Blessed is anyone who trusts in the LORD, and rests his confidence on him.

He will be like a tree planted by the waterside,

that sends out its roots along a stream.

When the heat comes it has nothing to fear;

its foliage stays green.

Without care in a year of drought,

it does not fail to bear fruit.

The heart is deceitful above any other thing, desperately sick;

who can fathom it?

I, the LORD, search the mind and test the heart,

requiting each one for his conduct and as his deeds deserve.

Like a partridge sitting on a clutch of eggs which it has not laid,

so is he who amasses wealth unjustly.

Before his days are half done it will leave him, and he will be a fool at the last.

Psalm 1 (Revised English Bible):

Happy is the one who does not take the counsel of the wicked for a guide,

or follow the path that sinners tread, or take his seat in the company of scoffers.

His delight is in the law of the LORD; it is his meditation day and night.

He is like a tree planted beside water channels;

it yields its fruit in season and its foliage never fades.

So he too prospers in all he does.

The wicked are not like this; rather they are like chaff driven by the wind.

When judgment comes, therefore, they will not stand firm,

nor will sinners in the assembly of the righteous.

The LORD watches over the way of the righteous, but the way of the wicked is doomed.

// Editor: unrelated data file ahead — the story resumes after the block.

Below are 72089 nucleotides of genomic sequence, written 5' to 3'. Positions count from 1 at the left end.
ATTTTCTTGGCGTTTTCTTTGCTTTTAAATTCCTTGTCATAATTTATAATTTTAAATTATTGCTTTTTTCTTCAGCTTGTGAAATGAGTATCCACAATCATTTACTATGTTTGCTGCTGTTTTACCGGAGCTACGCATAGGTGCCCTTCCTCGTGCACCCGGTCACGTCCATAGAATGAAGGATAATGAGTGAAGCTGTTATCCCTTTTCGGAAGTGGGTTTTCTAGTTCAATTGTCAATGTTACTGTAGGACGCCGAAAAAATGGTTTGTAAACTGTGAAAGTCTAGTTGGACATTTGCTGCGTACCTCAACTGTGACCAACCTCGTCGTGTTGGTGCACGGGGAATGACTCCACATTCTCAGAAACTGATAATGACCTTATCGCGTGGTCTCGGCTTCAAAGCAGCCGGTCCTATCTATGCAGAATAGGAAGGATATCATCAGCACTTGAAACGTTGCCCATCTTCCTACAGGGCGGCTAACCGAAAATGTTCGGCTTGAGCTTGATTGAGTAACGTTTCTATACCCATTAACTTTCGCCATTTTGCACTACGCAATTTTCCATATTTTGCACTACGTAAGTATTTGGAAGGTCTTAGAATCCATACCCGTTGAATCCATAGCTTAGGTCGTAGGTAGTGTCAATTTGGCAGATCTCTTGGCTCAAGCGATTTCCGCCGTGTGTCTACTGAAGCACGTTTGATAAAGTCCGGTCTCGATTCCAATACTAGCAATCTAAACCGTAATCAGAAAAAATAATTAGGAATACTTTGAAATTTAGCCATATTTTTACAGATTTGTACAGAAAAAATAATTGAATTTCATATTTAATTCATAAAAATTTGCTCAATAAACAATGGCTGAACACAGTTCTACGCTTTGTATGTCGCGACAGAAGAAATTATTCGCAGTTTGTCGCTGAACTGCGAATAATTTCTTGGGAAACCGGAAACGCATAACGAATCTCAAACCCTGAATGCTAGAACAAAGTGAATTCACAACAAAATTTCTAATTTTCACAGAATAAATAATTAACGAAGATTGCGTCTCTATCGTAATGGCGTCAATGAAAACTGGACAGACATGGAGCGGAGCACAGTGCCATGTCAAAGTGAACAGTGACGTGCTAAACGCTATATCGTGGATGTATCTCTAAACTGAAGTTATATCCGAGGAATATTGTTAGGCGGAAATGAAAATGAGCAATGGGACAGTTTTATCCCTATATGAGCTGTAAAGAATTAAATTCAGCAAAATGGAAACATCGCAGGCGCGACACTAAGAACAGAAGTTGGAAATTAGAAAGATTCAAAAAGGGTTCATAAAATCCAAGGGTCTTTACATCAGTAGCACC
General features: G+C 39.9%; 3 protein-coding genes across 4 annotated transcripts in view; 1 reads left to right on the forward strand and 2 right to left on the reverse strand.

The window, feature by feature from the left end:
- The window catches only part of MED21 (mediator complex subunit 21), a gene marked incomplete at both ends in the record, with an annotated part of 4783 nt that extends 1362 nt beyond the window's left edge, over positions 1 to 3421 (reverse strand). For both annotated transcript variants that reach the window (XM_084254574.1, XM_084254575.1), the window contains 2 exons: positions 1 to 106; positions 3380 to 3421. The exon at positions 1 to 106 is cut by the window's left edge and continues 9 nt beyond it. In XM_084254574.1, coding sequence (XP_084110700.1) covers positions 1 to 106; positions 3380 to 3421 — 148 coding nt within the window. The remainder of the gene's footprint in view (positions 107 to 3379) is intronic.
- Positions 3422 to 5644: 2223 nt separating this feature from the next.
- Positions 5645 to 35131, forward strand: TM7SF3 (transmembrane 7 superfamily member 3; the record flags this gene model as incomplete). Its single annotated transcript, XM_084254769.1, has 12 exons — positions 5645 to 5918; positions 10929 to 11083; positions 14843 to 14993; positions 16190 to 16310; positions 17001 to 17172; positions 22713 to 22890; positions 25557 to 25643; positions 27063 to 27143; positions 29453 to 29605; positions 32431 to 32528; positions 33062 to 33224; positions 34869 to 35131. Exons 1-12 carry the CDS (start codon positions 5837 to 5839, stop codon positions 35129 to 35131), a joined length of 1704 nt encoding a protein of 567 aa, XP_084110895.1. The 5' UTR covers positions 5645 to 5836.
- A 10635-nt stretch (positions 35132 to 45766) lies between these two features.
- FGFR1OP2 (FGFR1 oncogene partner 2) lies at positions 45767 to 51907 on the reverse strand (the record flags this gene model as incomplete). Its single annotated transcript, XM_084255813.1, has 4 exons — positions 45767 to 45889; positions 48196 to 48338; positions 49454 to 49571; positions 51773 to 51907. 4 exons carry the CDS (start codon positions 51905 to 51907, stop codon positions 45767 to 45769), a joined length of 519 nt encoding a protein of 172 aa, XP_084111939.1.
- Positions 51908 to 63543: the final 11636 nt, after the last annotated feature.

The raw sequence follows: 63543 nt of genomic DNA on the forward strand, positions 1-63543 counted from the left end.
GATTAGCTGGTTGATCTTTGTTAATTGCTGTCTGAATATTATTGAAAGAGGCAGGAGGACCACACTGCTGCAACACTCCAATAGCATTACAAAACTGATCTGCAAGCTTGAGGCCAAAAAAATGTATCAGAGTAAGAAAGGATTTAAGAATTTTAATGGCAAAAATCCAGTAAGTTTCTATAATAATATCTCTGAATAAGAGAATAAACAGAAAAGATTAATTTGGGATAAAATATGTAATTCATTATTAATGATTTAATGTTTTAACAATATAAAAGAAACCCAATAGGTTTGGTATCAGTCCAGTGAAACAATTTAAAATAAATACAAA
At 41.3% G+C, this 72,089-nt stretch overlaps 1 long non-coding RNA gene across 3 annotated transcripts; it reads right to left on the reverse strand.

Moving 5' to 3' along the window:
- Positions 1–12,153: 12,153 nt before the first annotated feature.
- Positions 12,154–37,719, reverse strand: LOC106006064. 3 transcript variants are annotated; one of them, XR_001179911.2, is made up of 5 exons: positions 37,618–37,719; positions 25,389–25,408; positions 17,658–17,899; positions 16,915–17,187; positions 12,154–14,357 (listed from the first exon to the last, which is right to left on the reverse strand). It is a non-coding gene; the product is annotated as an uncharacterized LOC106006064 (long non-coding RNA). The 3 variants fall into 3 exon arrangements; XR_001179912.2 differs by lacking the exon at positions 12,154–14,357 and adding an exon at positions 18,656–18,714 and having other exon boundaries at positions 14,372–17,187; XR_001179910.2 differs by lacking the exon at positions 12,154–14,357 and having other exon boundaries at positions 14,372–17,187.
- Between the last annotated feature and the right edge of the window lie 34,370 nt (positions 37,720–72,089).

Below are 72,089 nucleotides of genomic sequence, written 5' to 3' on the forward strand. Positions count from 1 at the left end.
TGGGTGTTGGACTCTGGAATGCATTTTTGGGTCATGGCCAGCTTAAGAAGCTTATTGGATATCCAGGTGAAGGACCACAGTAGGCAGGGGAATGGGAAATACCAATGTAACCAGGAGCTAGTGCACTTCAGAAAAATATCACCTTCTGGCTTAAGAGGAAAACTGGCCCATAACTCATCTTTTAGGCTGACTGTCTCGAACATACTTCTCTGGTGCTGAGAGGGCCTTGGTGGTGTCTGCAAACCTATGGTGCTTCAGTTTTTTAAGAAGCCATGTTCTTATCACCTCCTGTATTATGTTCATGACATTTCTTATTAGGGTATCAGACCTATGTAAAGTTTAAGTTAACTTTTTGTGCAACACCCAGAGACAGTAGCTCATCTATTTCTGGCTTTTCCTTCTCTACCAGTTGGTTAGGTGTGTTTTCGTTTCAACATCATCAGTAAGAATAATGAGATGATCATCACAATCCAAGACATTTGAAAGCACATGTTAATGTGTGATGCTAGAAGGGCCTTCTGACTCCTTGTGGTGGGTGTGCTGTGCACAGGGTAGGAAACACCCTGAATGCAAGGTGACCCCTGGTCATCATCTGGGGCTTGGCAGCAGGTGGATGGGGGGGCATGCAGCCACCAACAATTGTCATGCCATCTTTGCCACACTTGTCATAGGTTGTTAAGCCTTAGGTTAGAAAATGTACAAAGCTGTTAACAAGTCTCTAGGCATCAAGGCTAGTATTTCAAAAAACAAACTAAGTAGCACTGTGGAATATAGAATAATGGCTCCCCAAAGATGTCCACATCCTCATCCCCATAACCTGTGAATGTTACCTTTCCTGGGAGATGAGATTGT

1 Corinthians 15:12-20 (The Jerusalem Bible):

Now if Christ raised from the dead is what has been preached, how can some of you be saying that there is no resurrection of the dead?  If there is no resurrection of the dead, Christ himself cannot have been raised, and if Christ has not been raised then our preaching is useless and your believing it is useless;  indeed, we are shown up as witnesses who have committed perjury before God, because we swore in evidence before God that he had raised Christ to life.  For if the dead are not raised, Christ has not been raised, and if Christ has not been raised, you are still in your sins.  And what is more serious, all who have died in Christ have perished.  If our hope in Christ has been for this life only, we are the most unfortunate of all people.

But Christ has in fact been raised from the dead, the first-fruits of all who have fallen asleep.

Luke 6:17-26 (The Jerusalem Bible):

He [Jesus] then came down with them and stopped at a piece of level ground where there was a large gathering of his disciples with a great crowd of people from all parts of Judaea and from Jerusalem and from the coastal region of Tyre and Sidon who had come to hear him and to be cured of their diseases.  People tormented by unclean spirits were also cured, and everyone in the crowd was trying to touch him because power came out of him that cured them all.